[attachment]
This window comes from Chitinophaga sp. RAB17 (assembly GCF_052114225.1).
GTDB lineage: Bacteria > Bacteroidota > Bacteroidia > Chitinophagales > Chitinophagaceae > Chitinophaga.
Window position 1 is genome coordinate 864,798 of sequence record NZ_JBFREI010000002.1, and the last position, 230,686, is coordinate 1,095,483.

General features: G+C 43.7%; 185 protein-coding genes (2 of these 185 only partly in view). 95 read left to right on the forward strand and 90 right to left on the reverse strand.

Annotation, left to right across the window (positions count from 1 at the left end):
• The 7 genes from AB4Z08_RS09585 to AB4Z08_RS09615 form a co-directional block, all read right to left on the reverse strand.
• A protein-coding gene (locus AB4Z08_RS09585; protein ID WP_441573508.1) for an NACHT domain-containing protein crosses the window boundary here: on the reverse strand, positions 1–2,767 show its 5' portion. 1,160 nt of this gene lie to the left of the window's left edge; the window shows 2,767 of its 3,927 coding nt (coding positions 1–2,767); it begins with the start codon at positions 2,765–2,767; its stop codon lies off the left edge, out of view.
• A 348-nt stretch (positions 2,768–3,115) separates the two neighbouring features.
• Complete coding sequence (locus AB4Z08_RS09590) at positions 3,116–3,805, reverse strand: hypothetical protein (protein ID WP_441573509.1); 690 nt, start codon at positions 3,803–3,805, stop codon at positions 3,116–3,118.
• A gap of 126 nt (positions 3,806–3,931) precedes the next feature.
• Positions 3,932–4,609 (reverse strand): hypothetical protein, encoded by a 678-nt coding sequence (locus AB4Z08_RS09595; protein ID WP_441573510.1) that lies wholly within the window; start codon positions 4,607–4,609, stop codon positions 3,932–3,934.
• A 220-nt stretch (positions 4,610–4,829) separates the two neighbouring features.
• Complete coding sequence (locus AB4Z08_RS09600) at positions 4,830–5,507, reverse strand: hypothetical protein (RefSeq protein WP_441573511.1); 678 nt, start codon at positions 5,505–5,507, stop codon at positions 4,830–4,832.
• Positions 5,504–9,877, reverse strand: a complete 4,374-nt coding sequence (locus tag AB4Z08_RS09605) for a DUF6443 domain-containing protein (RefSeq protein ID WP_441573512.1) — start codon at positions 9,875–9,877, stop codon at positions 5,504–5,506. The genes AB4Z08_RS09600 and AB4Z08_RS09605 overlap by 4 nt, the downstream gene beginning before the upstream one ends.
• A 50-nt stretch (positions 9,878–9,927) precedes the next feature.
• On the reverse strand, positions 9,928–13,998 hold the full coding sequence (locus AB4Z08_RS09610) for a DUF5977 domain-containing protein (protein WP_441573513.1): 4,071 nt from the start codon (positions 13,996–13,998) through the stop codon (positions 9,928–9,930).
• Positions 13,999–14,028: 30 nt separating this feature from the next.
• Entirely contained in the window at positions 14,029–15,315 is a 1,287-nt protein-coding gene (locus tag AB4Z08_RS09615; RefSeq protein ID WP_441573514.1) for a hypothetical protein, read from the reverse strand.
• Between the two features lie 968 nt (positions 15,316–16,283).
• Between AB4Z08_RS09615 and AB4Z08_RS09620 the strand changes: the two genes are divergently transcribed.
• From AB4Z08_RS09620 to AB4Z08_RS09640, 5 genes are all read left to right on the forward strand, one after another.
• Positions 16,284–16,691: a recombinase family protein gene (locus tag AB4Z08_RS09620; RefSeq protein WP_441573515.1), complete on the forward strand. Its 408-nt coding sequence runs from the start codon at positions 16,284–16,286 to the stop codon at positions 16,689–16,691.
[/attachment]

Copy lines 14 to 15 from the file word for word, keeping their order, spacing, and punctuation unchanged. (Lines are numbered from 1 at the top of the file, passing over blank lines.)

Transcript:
• Positions 5,504–9,877, reverse strand: a complete 4,374-nt coding sequence (locus tag AB4Z08_RS09605) for a DUF6443 domain-containing protein (RefSeq protein ID WP_441573512.1) — start codon at positions 9,875–9,877, stop codon at positions 5,504–5,506. The genes AB4Z08_RS09600 and AB4Z08_RS09605 overlap by 4 nt, the downstream gene beginning before the upstream one ends.
• A 50-nt stretch (positions 9,878–9,927) precedes the next feature.